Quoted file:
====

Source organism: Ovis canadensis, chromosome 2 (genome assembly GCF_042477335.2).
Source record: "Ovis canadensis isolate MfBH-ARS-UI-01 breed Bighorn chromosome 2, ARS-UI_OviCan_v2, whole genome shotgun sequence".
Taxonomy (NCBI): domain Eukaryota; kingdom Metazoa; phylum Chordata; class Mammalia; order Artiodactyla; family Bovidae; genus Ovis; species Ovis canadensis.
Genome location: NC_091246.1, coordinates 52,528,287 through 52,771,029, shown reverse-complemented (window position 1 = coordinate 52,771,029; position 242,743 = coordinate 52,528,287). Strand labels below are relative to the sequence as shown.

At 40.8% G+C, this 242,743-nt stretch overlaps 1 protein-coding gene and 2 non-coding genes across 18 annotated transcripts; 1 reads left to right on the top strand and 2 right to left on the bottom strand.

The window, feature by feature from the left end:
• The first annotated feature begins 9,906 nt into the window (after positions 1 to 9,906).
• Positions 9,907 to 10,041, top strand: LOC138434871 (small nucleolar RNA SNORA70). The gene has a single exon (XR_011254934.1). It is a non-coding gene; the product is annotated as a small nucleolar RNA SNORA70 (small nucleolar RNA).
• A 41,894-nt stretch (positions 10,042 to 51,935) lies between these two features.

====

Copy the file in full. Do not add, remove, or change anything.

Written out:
Source organism: Ovis canadensis, chromosome 2 (genome assembly GCF_042477335.2).
Source record: "Ovis canadensis isolate MfBH-ARS-UI-01 breed Bighorn chromosome 2, ARS-UI_OviCan_v2, whole genome shotgun sequence".
Taxonomy (NCBI): domain Eukaryota; kingdom Metazoa; phylum Chordata; class Mammalia; order Artiodactyla; family Bovidae; genus Ovis; species Ovis canadensis.
Genome location: NC_091246.1, coordinates 52,528,287 through 52,771,029, shown reverse-complemented (window position 1 = coordinate 52,771,029; position 242,743 = coordinate 52,528,287). Strand labels below are relative to the sequence as shown.

At 40.8% G+C, this 242,743-nt stretch overlaps 1 protein-coding gene and 2 non-coding genes across 18 annotated transcripts; 1 reads left to right on the top strand and 2 right to left on the bottom strand.

The window, feature by feature from the left end:
• The first annotated feature begins 9,906 nt into the window (after positions 1 to 9,906).
• Positions 9,907 to 10,041, top strand: LOC138434871 (small nucleolar RNA SNORA70). The gene has a single exon (XR_011254934.1). It is a non-coding gene; the product is annotated as a small nucleolar RNA SNORA70 (small nucleolar RNA).
• A 41,894-nt stretch (positions 10,042 to 51,935) lies between these two features.